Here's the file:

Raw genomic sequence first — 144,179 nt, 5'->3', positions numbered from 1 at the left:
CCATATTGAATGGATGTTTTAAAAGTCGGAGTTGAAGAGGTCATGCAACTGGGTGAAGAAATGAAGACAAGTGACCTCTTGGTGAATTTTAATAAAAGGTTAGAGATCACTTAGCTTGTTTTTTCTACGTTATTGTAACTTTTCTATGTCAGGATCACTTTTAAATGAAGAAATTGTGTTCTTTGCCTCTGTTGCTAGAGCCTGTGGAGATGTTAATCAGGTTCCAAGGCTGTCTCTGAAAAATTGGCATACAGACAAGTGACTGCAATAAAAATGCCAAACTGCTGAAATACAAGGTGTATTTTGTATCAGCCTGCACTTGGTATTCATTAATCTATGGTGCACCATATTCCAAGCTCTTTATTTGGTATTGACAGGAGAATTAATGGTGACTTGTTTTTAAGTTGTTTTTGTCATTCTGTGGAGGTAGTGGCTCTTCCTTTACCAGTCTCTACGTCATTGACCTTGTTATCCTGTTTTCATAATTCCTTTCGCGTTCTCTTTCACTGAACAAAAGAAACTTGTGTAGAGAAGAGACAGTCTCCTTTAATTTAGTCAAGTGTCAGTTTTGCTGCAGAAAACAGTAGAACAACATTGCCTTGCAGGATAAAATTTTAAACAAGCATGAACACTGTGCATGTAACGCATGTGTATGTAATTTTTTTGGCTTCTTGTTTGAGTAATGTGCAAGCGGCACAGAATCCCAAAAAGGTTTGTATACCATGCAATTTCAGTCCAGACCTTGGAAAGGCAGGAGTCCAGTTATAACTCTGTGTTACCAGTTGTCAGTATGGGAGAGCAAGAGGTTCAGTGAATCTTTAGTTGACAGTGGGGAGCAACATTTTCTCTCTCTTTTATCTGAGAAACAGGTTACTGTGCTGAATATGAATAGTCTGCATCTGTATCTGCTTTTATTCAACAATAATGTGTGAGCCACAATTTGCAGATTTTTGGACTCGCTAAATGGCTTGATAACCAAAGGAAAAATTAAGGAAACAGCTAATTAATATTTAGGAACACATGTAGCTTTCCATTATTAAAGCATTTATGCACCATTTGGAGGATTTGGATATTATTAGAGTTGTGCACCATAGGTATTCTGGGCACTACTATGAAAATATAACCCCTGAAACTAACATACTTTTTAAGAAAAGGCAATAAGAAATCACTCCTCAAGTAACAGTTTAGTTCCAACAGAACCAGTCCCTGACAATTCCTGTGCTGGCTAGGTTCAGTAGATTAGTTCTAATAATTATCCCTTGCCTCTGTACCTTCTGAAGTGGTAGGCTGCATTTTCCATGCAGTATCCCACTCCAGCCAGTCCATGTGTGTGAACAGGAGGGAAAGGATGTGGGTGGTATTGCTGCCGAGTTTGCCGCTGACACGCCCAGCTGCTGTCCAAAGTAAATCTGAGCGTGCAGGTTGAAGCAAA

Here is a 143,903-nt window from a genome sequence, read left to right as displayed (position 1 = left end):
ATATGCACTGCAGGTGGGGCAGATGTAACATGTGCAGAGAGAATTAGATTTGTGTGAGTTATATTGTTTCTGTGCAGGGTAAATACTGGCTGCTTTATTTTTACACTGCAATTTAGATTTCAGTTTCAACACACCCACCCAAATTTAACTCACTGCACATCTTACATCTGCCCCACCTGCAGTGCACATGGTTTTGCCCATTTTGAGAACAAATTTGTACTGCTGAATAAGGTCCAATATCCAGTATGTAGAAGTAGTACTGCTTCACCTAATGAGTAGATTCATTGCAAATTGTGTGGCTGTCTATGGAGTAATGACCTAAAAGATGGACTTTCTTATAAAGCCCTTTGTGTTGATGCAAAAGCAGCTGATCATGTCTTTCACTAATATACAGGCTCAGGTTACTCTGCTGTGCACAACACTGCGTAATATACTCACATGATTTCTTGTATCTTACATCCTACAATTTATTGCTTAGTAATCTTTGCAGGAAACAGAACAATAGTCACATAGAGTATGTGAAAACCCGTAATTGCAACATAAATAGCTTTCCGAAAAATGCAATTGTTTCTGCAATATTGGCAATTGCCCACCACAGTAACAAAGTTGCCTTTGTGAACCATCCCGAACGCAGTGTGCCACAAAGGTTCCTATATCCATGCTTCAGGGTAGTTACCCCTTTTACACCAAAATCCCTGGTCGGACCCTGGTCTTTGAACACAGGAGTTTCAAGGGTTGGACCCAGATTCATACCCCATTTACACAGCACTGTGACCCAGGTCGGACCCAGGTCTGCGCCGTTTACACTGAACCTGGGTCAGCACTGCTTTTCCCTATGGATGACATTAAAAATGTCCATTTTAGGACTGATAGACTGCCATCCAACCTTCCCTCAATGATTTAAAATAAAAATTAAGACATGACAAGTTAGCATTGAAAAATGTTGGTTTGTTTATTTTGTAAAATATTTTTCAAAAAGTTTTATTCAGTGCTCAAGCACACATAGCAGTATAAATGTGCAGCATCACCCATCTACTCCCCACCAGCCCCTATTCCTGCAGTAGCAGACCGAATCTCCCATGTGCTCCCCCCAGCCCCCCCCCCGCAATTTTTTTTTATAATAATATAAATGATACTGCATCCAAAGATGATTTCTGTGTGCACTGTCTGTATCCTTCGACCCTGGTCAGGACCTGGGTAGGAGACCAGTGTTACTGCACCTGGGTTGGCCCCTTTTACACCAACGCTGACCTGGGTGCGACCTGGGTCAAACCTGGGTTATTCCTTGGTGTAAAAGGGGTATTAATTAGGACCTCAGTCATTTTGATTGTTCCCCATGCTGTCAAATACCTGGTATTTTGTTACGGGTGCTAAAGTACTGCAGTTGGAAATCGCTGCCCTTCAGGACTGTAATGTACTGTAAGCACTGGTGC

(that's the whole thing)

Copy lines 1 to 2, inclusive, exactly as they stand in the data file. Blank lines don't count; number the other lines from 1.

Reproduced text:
Raw genomic sequence first — 144,179 nt, 5'->3', positions numbered from 1 at the left:
CCATATTGAATGGATGTTTTAAAAGTCGGAGTTGAAGAGGTCATGCAACTGGGTGAAGAAATGAAGACAAGTGACCTCTTGGTGAATTTTAATAAAAGGTTAGAGATCACTTAGCTTGTTTTTTCTACGTTATTGTAACTTTTCTATGTCAGGATCACTTTTAAATGAAGAAATTGTGTTCTTTGCCTCTGTTGCTAGAGCCTGTGGAGATGTTAATCAGGTTCCAAGGCTGTCTCTGAAAAATTGGCATACAGACAAGTGACTGCAATAAAAATGCCAAACTGCTGAAATACAAGGTGTATTTTGTATCAGCCTGCACTTGGTATTCATTAATCTATGGTGCACCATATTCCAAGCTCTTTATTTGGTATTGACAGGAGAATTAATGGTGACTTGTTTTTAAGTTGTTTTTGTCATTCTGTGGAGGTAGTGGCTCTTCCTTTACCAGTCTCTACGTCATTGACCTTGTTATCCTGTTTTCATAATTCCTTTCGCGTTCTCTTTCACTGAACAAAAGAAACTTGTGTAGAGAAGAGACAGTCTCCTTTAATTTAGTCAAGTGTCAGTTTTGCTGCAGAAAACAGTAGAACAACATTGCCTTGCAGGATAAAATTTTAAACAAGCATGAACACTGTGCATGTAACGCATGTGTATGTAATTTTTTTGGCTTCTTGTTTGAGTAATGTGCAAGCGGCACAGAATCCCAAAAAGGTTTGTATACCATGCAATTTCAGTCCAGACCTTGGAAAGGCAGGAGTCCAGTTATAACTCTGTGTTACCAGTTGTCAGTATGGGAGAGCAAGAGGTTCAGTGAATCTTTAGTTGACAGTGGGGAGCAACATTTTCTCTCTCTTTTATCTGAGAAACAGGTTACTGTGCTGAATATGAATAGTCTGCATCTGTATCTGCTTTTATTCAACAATAATGTGTGAGCCACAATTTGCAGATTTTTGGACTCGCTAAATGGCTTGATAACCAAAGGAAAAATTAAGGAAACAGCTAATTAATATTTAGGAACACATGTAGCTTTCCATTATTAAAGCATTTATGCACCATTTGGAGGATTTGGATATTATTAGAGTTGTGCACCATAGGTATTCTGGGCACTACTATGAAAATATAACCCCTGAAACTAACATACTTTTTAAGAAAAGGCAATAAGAAATCACTCCTCAAGTAACAGTTTAGTTCCAACAGAACCAGTCCCTGACAATTCCTGTGCTGGCTAGGTTCAGTAGATTAGTTCTAATAATTATCCCTTGCCTCTGTACCTTCTGAAGTGGTAGGCTGCATTTTCCATGCAGTATCCCACTCCAGCCAGTCCATGTGTGTGAACAGGAGGGAAAGGATGTGGGTGGTATTGCTGCCGAGTTTGCCGCTGACACGCCCAGCTGCTGTCCAAAGTAAATCTGAGCGTGCAGGTTGAAGCAAA